Motoring groups have expressed alarm after new figures showed the number of people killed on Britain’s roads reached a five-year high last year.
Some 1,792 deaths were recorded in road traffic accidents in 2016, up 4 per cent on the previous year and the largest number since 2011.
Pedestrian deaths saw the largest year-on-year rise at 10 per cent , followed by car occupants at 8 per cent.
Some 1,792 deaths were recorded in road traffic accidents in 2016, up 4 per cent on 2015
The figures do not specify what is to blame for the rise in accidents, but motoring group the RAC has previously warned that the use of mobile phones at the wheel has reached ‘epidemic’ proportions.
The figures published by the Department of Transport (DfT) yesterday stem from before the tougher penalties and fines were introduced for drivers caught using a handheld mobile phone.
But the RAC’s research arm the RAC Foundation said they showed there has been ‘next to no progress made in cutting the number of crash deaths’, while AA president Edmund King described the average of five people killed per day as ‘totally unacceptable’.
Charities also criticised the figures, with IAM RoadSmart claiming road safety is ‘bumping along the floor with yet another year without improvement’ and Brake warning that progress ‘has stalled’.
Campaigners called for the creation of a road accident investigation branch – similar to the teams seen in the rail, maritime and aviation industries – so lessons can be learned after accidents.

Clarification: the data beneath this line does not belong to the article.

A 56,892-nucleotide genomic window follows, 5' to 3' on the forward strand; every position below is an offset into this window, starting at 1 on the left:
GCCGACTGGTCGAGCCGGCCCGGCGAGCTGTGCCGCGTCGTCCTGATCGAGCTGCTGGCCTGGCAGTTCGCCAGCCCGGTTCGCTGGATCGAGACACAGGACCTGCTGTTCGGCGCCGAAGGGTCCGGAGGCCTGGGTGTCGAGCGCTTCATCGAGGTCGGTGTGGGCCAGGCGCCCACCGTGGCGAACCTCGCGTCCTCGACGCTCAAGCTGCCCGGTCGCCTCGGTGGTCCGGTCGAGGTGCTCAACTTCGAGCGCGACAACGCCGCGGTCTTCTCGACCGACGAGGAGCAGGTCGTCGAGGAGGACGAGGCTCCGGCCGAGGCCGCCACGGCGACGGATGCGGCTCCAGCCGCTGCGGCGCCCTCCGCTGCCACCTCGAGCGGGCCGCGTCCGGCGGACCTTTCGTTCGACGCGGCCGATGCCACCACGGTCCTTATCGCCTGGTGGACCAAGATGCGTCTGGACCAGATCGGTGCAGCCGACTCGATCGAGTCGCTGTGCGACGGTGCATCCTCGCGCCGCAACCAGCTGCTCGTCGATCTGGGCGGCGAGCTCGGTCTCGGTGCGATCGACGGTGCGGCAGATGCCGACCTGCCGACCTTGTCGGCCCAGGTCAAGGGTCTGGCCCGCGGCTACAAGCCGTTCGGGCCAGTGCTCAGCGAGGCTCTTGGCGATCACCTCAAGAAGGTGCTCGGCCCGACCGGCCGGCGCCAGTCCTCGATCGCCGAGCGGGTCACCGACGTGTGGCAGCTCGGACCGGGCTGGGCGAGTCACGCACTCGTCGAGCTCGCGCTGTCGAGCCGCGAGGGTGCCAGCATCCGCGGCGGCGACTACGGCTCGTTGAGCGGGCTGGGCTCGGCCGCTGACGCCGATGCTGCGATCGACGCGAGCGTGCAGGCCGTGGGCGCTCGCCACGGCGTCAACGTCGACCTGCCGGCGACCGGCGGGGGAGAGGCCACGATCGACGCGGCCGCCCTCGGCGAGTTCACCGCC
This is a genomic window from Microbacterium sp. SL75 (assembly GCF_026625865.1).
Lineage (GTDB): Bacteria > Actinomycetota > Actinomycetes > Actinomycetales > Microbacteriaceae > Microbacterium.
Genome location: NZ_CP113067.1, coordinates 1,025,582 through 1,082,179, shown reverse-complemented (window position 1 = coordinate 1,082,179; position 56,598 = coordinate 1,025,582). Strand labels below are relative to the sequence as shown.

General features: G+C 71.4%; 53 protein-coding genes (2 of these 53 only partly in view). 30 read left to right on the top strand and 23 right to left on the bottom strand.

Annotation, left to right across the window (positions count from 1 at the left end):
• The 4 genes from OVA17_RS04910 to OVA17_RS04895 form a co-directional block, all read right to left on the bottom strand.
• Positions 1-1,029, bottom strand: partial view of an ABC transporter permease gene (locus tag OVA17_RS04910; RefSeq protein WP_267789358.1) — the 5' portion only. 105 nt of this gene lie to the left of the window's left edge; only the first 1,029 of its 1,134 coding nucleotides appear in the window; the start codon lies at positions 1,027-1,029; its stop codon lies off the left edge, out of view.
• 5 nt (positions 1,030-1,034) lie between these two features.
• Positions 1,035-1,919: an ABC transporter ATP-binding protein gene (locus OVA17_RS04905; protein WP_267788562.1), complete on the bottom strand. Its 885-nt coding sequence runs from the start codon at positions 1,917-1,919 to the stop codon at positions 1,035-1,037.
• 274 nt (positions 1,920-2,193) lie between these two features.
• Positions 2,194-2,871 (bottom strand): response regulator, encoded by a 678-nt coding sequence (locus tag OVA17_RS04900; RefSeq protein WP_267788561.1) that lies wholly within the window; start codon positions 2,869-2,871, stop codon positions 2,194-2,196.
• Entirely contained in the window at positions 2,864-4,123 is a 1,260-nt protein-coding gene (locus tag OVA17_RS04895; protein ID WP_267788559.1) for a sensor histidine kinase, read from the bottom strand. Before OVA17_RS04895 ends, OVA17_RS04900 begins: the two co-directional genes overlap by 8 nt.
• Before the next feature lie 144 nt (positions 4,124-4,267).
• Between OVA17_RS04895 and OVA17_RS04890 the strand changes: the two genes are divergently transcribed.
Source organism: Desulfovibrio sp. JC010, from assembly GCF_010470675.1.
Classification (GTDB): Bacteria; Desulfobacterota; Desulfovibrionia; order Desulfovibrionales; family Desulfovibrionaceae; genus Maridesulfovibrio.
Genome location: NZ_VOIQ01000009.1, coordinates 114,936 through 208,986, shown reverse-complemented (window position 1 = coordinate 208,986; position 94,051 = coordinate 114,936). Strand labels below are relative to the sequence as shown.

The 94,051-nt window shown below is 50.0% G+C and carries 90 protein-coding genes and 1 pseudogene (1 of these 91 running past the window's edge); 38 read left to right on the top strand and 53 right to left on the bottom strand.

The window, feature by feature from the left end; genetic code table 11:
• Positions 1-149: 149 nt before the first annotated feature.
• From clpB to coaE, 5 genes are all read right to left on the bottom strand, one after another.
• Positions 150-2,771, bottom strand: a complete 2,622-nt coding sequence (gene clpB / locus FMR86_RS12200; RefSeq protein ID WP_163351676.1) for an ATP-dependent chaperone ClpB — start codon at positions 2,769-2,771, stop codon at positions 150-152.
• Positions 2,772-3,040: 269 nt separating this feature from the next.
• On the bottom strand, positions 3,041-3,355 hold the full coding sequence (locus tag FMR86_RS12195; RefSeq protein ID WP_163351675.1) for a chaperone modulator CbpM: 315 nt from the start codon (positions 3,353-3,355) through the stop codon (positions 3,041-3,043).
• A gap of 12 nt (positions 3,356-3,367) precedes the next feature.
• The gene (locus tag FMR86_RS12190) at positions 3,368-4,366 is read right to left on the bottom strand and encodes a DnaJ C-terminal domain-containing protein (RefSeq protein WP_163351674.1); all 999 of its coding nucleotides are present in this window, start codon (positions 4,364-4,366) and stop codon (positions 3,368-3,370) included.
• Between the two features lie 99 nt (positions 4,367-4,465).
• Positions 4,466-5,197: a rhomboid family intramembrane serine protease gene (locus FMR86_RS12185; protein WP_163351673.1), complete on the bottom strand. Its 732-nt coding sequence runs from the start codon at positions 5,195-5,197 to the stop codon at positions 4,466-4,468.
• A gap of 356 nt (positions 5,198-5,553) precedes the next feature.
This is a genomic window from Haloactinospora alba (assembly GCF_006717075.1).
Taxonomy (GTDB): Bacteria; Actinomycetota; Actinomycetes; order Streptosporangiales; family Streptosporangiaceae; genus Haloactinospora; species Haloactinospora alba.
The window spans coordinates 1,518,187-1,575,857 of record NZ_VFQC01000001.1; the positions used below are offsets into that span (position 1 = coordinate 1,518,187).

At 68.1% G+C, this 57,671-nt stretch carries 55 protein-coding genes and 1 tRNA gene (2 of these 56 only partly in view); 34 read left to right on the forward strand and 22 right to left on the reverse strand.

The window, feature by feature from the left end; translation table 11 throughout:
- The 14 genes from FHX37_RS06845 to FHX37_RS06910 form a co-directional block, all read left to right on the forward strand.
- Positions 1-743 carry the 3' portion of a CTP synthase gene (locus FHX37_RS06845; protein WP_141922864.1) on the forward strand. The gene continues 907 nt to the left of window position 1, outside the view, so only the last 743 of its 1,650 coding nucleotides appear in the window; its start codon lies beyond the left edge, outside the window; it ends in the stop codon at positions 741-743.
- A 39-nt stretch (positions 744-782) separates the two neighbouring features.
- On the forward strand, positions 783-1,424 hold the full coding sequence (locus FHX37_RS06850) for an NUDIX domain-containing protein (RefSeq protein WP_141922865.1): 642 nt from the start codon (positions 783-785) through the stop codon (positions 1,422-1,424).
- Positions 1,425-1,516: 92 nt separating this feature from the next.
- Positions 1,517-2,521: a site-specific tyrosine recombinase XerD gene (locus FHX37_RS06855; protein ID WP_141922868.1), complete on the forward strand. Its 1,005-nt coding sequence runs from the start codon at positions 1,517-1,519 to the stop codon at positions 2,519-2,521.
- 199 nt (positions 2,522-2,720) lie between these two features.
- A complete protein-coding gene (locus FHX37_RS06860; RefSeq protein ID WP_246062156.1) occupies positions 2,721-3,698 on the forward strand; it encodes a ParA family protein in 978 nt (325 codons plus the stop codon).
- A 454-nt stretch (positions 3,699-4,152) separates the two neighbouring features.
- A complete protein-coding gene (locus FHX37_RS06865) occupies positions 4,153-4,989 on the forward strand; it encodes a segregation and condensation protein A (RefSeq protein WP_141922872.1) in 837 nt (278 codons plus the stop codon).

The DfT, which published the data, described the increase in fatalities as ‘not statistically significant’, adding that it is likely due to ‘natural variation’.
AA president Edmund King described the average of five people killed per day as ‘totally unacceptable’
Some 24,101 people were seriously injured on Britain’s roads in 2016.
This represents a 9 per cent rise on the previous year, but the DfT warned that comparisons should be ‘interpreted with caution’ due to changes in the way police forces are classifying the severity of injuries.
The new system is believed to be more accurate as it involves the recording of exact injuries which are then automatically categorised. This has led to an increase in the likelihood of injuries being recorded as serious.
Previously police would have determined if a casualty’s injuries were slight or serious.
A DfT spokesman said: ‘Britain has some of the safest roads in the world and the number of fatalities has fallen by 44 per cent over the last 10 years, but we are determined to do more.’
He outlined a number of road safety measures announced by the Government in recent months, including tougher penalties for illegal mobile phone use, a £175 million investment in making 50 of the most dangerous A roads safer, and a review into cycling laws.
The National Police Chiefs’ Council Lead for Roads Policing, Chief Constable Anthony Bangham said: ‘The Department of Transport believes that the rise in deaths or serious injuries on our roads is due to natural variation and changes to police recording systems rather than an actual rise.
‘But we are not complacent – we want safer roads and fewer deaths and injuries. Every day police officers across the country are using all available intelligence to enforce the law on the roads and target the most dangerous driver behaviours.’